Variable NDs are usually thought of as a necessary evil for DSLR shooters, useful because they allow rapid exposure control, but also associated with colour shifts and images where the subjects have less than lifelike skin. They’re also seen as a cost effective solution to a problem that was traditionally solved with matte boxes and expensive sets of fixed strength ND filters.
Now that’s all to the good for most of us shooters who might be on a deadline and just want to get the job done. But for productions where you’ve got cameras and lenses that might be costing north of $100k US, the notion of strapping a variable ND filter to the front of your rig might get you a few funny looks. Not to mention that, if your camera already has built-in ND filters, then surely there is no need for a variable ND?
Tiffen, however, think otherwise, and have developed a vari-ND system that’s suitable for use on high-end productions. Even with the best kit available, shooting outside in strong light can make setting your exposure very challenging – especially as base ISOs for Log-style shooting often start at around 800. Your camera’s built-in ND filters may get you close, but if you want to shoot at the widest apertures on a very bright day then you’ll still need help.
We saw the Multi Rota tray kit at IBC this year but this is the first time we’ve been able to use it ourselves, courtesy of Tiffen – and it’s very impressive.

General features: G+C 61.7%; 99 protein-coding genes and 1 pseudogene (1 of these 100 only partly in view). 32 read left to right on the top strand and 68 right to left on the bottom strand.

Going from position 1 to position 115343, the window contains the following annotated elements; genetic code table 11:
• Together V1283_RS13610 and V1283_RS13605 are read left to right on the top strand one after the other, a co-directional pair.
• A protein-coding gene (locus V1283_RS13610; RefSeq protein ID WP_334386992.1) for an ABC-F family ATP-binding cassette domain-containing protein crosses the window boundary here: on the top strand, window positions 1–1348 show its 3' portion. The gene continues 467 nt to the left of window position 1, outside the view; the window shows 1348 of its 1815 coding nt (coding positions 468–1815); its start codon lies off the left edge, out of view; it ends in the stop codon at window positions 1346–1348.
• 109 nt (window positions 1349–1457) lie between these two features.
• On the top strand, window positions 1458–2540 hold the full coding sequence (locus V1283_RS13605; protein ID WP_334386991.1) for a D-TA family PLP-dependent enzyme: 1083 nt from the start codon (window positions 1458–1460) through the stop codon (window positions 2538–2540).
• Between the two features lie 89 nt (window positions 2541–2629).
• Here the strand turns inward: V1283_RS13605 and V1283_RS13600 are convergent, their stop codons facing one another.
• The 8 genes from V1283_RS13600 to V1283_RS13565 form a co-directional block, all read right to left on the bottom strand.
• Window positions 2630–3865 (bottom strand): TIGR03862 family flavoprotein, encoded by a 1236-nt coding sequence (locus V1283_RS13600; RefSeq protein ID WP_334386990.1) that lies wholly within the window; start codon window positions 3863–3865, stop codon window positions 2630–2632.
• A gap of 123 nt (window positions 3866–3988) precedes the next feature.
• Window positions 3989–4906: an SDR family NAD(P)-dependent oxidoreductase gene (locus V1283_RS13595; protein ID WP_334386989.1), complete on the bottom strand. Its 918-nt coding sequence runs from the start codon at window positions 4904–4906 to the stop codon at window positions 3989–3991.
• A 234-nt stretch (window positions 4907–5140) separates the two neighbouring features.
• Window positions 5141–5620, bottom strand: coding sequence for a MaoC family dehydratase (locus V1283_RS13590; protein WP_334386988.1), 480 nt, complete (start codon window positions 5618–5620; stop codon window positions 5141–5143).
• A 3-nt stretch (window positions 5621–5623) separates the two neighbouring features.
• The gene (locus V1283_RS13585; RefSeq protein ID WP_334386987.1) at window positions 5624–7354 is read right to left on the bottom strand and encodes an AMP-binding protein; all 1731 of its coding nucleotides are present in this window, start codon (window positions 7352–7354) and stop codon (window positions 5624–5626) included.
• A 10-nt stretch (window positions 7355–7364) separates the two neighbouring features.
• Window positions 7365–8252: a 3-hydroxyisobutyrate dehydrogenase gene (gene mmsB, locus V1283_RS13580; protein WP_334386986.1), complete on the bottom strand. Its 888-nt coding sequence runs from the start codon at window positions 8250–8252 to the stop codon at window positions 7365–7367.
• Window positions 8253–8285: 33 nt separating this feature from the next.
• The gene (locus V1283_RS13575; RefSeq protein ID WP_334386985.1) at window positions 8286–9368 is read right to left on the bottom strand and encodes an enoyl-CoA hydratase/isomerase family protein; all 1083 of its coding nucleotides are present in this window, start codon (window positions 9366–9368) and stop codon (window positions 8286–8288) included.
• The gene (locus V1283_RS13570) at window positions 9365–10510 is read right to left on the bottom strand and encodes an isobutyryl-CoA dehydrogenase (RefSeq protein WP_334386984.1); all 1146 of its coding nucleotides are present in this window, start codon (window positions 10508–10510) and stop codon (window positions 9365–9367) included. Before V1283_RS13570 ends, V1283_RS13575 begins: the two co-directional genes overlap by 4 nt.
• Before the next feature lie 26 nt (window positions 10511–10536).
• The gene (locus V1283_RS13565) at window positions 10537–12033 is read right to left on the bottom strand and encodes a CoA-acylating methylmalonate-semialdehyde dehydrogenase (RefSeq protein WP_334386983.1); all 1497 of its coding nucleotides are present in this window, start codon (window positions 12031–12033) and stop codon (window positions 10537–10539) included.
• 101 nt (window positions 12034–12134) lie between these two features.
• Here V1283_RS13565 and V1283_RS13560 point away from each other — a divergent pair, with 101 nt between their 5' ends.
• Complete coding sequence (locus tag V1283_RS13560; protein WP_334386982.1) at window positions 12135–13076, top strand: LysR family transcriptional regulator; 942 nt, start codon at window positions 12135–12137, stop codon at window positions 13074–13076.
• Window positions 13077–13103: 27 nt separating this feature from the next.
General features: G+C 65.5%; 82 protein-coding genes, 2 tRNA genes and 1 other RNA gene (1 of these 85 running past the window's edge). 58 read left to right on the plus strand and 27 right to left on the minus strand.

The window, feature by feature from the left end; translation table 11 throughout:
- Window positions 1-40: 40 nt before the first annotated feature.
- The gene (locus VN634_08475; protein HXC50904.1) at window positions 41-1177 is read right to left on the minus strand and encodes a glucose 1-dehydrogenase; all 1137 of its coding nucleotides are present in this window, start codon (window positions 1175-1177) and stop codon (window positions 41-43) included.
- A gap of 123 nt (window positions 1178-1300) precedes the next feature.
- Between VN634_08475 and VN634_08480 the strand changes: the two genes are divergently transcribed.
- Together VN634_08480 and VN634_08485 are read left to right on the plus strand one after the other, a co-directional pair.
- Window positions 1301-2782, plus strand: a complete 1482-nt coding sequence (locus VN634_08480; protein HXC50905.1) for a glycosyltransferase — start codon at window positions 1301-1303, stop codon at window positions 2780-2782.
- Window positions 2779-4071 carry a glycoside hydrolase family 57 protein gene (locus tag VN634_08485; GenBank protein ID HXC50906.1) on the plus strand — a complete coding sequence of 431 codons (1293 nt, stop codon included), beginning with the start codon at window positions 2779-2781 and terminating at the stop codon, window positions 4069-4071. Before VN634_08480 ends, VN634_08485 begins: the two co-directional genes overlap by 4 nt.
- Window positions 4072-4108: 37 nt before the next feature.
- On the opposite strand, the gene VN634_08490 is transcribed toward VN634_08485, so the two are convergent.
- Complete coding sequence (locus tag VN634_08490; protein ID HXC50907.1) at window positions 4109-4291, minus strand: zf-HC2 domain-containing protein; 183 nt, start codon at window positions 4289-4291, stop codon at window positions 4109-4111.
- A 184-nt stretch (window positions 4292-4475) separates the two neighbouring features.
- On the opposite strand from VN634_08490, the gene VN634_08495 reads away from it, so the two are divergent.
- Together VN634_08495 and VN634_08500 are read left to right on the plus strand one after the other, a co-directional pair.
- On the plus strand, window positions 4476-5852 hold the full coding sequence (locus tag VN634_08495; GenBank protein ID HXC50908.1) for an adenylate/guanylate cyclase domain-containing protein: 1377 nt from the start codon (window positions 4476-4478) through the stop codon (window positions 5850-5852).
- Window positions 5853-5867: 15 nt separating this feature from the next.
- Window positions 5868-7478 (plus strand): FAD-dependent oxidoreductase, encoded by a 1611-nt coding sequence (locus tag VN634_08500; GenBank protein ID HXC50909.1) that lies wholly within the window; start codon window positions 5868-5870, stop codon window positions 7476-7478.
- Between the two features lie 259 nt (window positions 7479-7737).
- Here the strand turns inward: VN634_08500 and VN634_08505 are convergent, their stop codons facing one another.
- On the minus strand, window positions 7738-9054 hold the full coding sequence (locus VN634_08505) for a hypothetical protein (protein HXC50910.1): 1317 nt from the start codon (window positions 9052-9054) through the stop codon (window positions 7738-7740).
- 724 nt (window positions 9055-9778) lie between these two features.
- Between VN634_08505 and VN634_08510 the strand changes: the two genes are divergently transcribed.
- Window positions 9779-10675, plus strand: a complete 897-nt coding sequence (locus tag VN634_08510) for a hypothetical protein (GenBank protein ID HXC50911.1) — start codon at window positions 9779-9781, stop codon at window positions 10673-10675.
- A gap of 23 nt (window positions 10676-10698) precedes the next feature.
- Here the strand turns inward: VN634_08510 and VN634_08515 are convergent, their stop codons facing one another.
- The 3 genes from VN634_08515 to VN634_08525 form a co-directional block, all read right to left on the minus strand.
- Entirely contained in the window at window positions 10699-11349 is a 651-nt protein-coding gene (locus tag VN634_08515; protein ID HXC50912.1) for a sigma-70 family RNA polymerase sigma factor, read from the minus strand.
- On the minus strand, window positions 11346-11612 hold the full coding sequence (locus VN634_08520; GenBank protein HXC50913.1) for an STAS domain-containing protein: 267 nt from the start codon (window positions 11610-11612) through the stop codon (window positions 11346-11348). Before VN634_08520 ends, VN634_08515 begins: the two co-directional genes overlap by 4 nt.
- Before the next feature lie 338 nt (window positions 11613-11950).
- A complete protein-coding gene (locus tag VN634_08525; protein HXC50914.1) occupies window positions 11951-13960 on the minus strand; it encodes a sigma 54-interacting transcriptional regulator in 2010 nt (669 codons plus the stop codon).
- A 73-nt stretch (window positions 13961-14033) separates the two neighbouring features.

The kit comprises a 4 x 5.65 size Multi Rota filter tray that fits in a single stage of a compatible matte box. The tray has room for two special, very thin, panes of glass. The first pane is a polariser that rotates; and when combined with the second polarising filter offers from two to six stops of light reduction. Other manufacturers have had similar two filter neutral density solutions for some time, but the difference with the Tiffen solution is its slimness. This means that is a regular two stage matte box you can easily combine variable ND with another stage of filtration: a diffuser for example. It’s also possible to attach a motor to the Rota Pola to allow remote adjustment of the ND using the same type of controllers you might otherwise attach to focus or iris gears. This could be useful for changing exposure on Steadicam shots which move between interiors and exteriors, where you would otherwise have to remotely pull iris and alter the depth of focus.
The nature of the two filters working together will still produce a polarising effect: so water, computer screens and car windows won’t look quite right; however if you’re shooting outside with very fancy kit in light you can’t entirely control, this would be a great option.
Another use for the filter is as a variable warming effects filter. This is done by reversing the rotating polarising filter tray. Instructions for this are marked on the filter tray itself.
The unit has been designed to be compatible with industry standard mounts and various matteboxes – there’s a compatibility list on Tiffen’s website here.
Could be an expense for the production to pick up though, as the units start at around £850 GBP for the Variable ND version.